GLASGOW INTERNATIONALKatrina Brown, director of Glasgow International Festival of Visual Art, talks about this year’s programme
I hesitate to use the word unique, but there is something unarguably distinctive about the GI Festival: not quite a conventional biennial, despite taking place every two years, nor simply a ‘fleeting event’ festival. Taking place over two frenetic weeks, it is a more event-like creature than a biennial, and has many curatorial voices rather than one: the programme being comprised of both a curated programme and of numerous exhibitions and projects conceived and produced by a whole range of visual arts organisations across the city. Yet within its programme are a number of more ‘static’ exhibitions that run beyond the Festival, some into September. It’s a format that seems to allow Glasgow to play to its strengths and foregrounds its very particular energy.
This year’s Festival takes place across the now familiar array of spaces and places in the city, from major museums and regular contemporary art venues to temporary sites and locations. For the first time it extends to Kelvingrove Art Gallery & Museum, where David Shrigely will show a group of new sculptures and related objects in a specially commissioned installation: his first exhibition in Glasgow for over a decade.
For this outing of the Festival—my first as Director—we have been working around the theme of ‘past, present, future’. This was in part suggested by prevalent trends in contemporary art practice of recent years and in part by the fact that 2010 is the 20th anniversary of Glasgow’s reign as European Capital of Culture, which seemed to offer an interesting moment to look back—and, we hope, forward.
So much contemporary work has taken existent material as its starting point: whether film, found artifacts, design or architecture, the processes of re-enactment, reconstruction and re-use are widespread. Elsewhere, other artists have looked more at how societies envisage or speculate about the future. Two key examples of the latter that will be at the heart of the Festival are David Maljkovic and Gerard Byrne both of whom will be showing in a fantastic temporary venue on Miller Street in the Merchant City, itself a reflection of the theme, fusing as it does buildings old and new. NVA are contributing a brilliant example of the use of re-enactment with its ‘White Bikes Plan’ which re-creates a Dutch anarchist action from the late 60s to provide free bicycles: the precursor of many a civic cycle scheme today.
There is a particularly strong range of work to be found across all of the spaces at Tramway: Christoph Büchel, Keren Cytter (both showing in Scotland for the first time) and our own Douglas Gordon (showing in Glasgow for the first time in too long) as well as a busy programme of screenings and a symposium. And alongside so much work made in our current decade, with the Hunterian Art Gallery and Artist Rooms we will be presenting a remarkable selection of unique works on papers and sculptures by one of the twentieth century’s most enduringly resonant and influential figures: Joseph Beuys.
Among all this there are events a-plenty, with the fantastic and unquestionably unique Linder at the Arches, presented by Sorcha Dallas Gallery; Three Blows will present a magical night by Kim Coleman and Jenny Hogarth at the magnificent Sloans Ballroom; and every evening during the Festival there will be dada-esque goings on at ‘Le Drapeau noir ’, a temporary café / club orchestrated by Raydale Dower. Find the map or sign up at www.glasgowinternational.org to be sure not to miss a thing.
Glasgow International Festival of Visual Art, 16 April–3 May JOSH BRANDJosh brand gives an artist’s perspective on the exhibition in the up coming Whitney Biennial.
I’ve been living in New York for about seven years, so I like to see this show as connection to the whole experience of being here–you’re always walking through the history of art and music and writing and everything that people have created here. So much of the most intense American art of the last 100 years has happened here. I guess the Biennial is supposed to be a summary or marker of a discrete moment in American art, but I think about it more in terms of how it relates to this continuum. The idea of ‘now’ is not something you can separate from the influence of the past. Time is always mixed up and our sense of the present is coloured by parts of the past we use as a preface or context for a narrative about what is happening now.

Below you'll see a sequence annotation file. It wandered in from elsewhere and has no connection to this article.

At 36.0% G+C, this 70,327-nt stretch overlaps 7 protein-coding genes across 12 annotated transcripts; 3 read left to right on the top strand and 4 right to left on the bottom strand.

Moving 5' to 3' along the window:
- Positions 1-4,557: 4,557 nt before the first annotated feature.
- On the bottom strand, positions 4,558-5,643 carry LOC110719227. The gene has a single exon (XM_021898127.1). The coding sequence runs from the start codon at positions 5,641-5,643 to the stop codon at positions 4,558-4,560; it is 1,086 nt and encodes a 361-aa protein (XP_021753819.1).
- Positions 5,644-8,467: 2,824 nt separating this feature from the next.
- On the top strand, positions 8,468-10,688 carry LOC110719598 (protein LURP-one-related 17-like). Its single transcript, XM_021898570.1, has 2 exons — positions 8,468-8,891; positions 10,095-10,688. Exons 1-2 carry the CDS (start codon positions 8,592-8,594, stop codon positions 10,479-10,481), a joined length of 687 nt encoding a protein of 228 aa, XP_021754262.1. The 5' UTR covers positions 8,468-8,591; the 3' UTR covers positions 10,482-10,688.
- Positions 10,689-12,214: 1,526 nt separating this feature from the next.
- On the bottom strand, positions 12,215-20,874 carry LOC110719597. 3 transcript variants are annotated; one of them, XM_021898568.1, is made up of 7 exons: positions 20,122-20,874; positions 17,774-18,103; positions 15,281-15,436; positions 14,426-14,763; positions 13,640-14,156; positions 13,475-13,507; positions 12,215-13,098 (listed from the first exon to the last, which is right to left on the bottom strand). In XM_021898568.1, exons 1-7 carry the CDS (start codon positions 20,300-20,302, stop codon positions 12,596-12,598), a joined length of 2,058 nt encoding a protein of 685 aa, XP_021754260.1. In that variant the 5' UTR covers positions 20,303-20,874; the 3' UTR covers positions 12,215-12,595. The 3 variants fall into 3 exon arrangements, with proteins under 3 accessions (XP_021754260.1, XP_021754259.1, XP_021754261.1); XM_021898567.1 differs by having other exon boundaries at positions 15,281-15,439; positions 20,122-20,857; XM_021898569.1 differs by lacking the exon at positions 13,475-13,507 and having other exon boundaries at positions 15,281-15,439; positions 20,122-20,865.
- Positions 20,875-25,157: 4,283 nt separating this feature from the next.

Through the whole of the past century there have been these amazing, overlapping, interlocking histories and trajectories of people making things in New York. Its rich history is really romantic and present all the time. This history of how people live and make stuff here has a subliminal influence on your habits and friendship. Everything you do is something a positive creative activity—from having a shitty day job in a photo lab, to listening to music, to hanging out in the park. It’s somehow really natural to feel a sense of participation into this continuity. So I guess being in the Biennial is more formal and dramatic way of acknowledging that I am passing through this history—a kind of romantic marker of time and geography.
I would probably feel differently about the whole thing if it weren’t for the fact that I have a close friend in the show. I’ve known Richard Aldrich since before I moved here—we have been in a band together for a long time. Both of us being in the show makes it easier to think that it has some natural connection to my everyday life. The pictures I’m showing are a little more autobiographical than things I’ve shown in the past—there are always objects from my domestic life that show up in obliquely, or are translated in some way into the pictures, but here they are maybe more clearly present.Whitney Biennial, New York, 25 February–30 May 2010 Curator Kathrin Rhonberg commissions work which will be seen in the artists’ countries of production
As a prelude to the 6th Berlin Biennale, the project Artists Beyond consists of international events staged by the Berlin Biennale in cooperation with different institutions in seven European countries. Artists Beyond focuses on the creative processes and actual artistic production of seven artists—Mark Boulos, Phil Collins, Marcus Geiger, Nilbar Güres, Petrit Halilaj, Thomas Locher, and Marie Voignier. The central concern of the project is to open up proction processes to local audiences in each of teh seven countries, offering insights into artistic research and work at the sites of production. So, for example, Nilbar Güres will introduce her work to the Istanbul publicin the space Platform Garanti. There will also be a seminar by Thomas Locher at the Art Academy of Copenhagen and Marie Voignier will give a talk at the Centre of d’art contemporain de Brétigny.